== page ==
Apert syndrome or acrocephalosyndactyly syndromes are rare conditions. In 1906, Apert described the skull, facial, and hand deformities of several patients characteristic of this syndrome that now bears his name. The incidence of infants born with Apert syndrome is one for every 100,000 to 160,000 live births. Many of the infants born with this syndrome show a sporadic transmission, which means that a family may have a child with Apert’s when no other members of the family are affected. The recurrent risk of having another child with Apert’s for two unaffected parents is negligible. However, if the parent is affected there is a 50% chance of each offspring having Apert syndrome with both males and females affected equally.
Patients with Apert syndrome have very distinct facial and extremity features. Abnormal skull shape is due to craniosynostosis or premature fusion of the sutures or soft spots. The skull usually demonstrates a short anteroposterior diameter (brachycephaly) and may be excessively tall (turricephalic) or abnormally wide (euryprosopia). The forehead is generally always retruded, but this may not be obvious due to the hypoplasia of the midface. The orbits or bony sockets which contain the eyes are very shallow causing a bulging or proptosis. The orbits are usually rotated downward and lateral causing a downward shape to the lateral corners of the eyes. There may be a moderate increased distance between the eyes (hypertelorism) with muscle imbalance.
The middle of the face in Apert’s is both retruded and very hypoplastic. This causes the central midface to have a characteristic sunken in appearance with the nose being thick and beaked. The upper jaw or maxilla characteristically shows a narrow arch with an open bite and dental crowding. The maxilla is significantly retruded compared to the mandible with the teeth of the lower jaw projecting in front of the upper teeth. Other possible clinical features include moderate hearing loss, speech impairment, acne, and decreased mental capability in some individuals. Intellectual potential may be difficult to evaluate due to communication problems. Some patients with Apert syndrome may have normal intelligence. All patients with Apert syndrome demonstrate a unique hand malformation. This is characterized by a complex syndactyly or fusion of the skin, soft tissue, and bones of the fingers. Both hands are affected equally, as are the feet. This unusual variation of syndactyly can be used to identify Apert’s from other similar syndromes.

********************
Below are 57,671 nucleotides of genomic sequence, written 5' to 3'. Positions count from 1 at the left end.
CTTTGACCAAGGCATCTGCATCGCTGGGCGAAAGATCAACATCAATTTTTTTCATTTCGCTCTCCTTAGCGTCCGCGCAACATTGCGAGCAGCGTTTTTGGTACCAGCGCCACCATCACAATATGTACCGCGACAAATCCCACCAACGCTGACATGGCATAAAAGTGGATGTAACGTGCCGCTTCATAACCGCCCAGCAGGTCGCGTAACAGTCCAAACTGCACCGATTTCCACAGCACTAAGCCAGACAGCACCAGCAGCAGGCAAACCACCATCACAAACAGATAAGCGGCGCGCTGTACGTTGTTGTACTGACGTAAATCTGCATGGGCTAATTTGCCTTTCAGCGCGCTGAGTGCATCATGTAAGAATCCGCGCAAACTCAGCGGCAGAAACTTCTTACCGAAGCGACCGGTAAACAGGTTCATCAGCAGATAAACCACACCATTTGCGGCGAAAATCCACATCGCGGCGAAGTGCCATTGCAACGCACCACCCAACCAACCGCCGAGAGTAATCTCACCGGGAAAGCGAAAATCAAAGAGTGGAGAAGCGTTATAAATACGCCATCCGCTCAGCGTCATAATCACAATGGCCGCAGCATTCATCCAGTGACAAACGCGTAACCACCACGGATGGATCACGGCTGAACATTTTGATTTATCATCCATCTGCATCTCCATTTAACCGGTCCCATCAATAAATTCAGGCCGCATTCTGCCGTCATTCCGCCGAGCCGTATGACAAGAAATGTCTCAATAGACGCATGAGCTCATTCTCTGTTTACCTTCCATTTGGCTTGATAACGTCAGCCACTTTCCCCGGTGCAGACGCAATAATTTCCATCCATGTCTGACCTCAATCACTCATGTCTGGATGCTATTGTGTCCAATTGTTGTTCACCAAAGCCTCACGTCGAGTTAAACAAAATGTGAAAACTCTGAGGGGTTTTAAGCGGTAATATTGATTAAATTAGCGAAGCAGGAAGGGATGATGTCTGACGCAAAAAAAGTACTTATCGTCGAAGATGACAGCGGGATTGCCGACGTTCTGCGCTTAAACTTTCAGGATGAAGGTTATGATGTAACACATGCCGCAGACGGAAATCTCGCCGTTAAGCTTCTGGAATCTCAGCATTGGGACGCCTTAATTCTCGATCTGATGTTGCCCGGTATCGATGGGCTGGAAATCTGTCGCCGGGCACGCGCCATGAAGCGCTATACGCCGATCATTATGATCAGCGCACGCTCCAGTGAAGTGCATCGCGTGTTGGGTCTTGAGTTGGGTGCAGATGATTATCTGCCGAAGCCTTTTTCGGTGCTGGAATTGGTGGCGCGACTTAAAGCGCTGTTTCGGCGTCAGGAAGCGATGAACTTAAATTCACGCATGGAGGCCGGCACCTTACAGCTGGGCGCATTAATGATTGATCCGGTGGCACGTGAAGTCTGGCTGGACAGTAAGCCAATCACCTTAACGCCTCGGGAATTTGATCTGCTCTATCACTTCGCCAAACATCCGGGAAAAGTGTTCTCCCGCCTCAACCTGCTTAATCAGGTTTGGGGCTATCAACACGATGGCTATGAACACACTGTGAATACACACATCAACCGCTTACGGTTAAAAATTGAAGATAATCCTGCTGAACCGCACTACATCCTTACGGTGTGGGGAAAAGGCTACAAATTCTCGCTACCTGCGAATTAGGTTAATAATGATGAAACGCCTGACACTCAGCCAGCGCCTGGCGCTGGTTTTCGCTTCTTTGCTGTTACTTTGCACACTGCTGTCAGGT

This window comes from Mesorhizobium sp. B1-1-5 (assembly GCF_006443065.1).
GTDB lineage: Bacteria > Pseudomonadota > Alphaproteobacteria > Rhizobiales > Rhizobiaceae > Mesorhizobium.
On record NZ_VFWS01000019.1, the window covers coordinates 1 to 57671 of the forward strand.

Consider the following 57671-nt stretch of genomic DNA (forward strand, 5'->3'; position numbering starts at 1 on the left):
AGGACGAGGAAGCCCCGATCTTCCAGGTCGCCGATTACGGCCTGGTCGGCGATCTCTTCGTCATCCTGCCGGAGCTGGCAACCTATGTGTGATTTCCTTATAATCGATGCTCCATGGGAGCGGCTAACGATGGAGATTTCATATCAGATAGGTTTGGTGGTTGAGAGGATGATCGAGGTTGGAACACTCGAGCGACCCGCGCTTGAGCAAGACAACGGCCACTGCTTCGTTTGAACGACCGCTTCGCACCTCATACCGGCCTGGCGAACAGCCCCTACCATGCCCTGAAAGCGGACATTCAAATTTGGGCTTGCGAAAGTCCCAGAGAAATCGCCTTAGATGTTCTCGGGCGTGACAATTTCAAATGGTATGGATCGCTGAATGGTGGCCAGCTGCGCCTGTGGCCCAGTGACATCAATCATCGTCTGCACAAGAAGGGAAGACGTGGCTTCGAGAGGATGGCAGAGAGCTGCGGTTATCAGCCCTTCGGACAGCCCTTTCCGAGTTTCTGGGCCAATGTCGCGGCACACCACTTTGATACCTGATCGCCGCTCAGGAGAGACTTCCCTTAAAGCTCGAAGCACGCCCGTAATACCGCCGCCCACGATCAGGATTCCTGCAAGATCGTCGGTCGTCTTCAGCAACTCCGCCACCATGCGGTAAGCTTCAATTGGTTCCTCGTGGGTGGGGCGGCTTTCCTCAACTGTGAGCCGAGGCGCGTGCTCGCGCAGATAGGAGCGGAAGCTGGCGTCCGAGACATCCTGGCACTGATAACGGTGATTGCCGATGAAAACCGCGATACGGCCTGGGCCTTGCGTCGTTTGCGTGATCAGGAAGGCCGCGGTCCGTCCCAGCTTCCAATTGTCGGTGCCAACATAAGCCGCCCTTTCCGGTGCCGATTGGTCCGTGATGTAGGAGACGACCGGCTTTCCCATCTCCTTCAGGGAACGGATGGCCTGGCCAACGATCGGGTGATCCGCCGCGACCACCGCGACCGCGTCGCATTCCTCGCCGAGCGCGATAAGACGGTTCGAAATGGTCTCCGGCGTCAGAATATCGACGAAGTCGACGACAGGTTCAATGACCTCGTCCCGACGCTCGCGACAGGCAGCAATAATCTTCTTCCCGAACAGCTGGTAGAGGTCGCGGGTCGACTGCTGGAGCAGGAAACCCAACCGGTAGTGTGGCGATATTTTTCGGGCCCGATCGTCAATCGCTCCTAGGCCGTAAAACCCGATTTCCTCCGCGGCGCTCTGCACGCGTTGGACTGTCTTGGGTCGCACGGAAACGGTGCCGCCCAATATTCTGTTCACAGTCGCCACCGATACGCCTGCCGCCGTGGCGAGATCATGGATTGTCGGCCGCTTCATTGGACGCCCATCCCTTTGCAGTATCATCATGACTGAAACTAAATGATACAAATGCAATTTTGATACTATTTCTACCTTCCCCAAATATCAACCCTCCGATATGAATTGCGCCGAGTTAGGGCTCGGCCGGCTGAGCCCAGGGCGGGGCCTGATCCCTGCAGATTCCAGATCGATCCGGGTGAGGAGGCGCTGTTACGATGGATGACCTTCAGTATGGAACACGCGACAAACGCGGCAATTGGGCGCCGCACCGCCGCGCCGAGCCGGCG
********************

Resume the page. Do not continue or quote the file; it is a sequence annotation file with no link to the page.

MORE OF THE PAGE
The treatment of patients with Apert syndrome is not uniform due to significant variations in the facial anomalies, age of patients when first seen, and previous operations. Our primary concern of the infant born with this syndrome is: compression of the brain, breathing problems, protruding eyes with corneal exposure, and lack of facial growth. The surgical plan must be flexible and individualized to the patient. Multiple stages or operations at different ages are usually necessary.
When we see these patients as infants the first step is to have a multi-disciplined evaluation to assess the severity of the problems to organize a coordinated comprehensive treatment plan. Giving the brain enough room for growth with release of skull fusion is a priority and may require posterior and anterior skull distraction performed in stages. Reshaping and moving the forehead and brow forward is important to protect the globes. A midface advancement or distraction is needed to correct the maxillary hypoplasia. A variety of options are now available to correct these complex problems. Each patient should have a customized surgical plan that meets their needs. You should discuss the options with your craniofacial surgeon.
The final steps to the reconstruction that may be needed are maxillary/mandibular osteotomies to complete the correction of any further dental discrepancies. These procedures are usually performed after eruption of permanent dentition and completion of growth (teen years). Additional procedures such as rhinoplasty, genioplasty and eyelid surgery may be beneficial.
Click here to read of the Use of Osteogenesis Distractors in Cloverleaf Skull Reconstruction by Larry A. Sargent, MD and Devin Griner, MD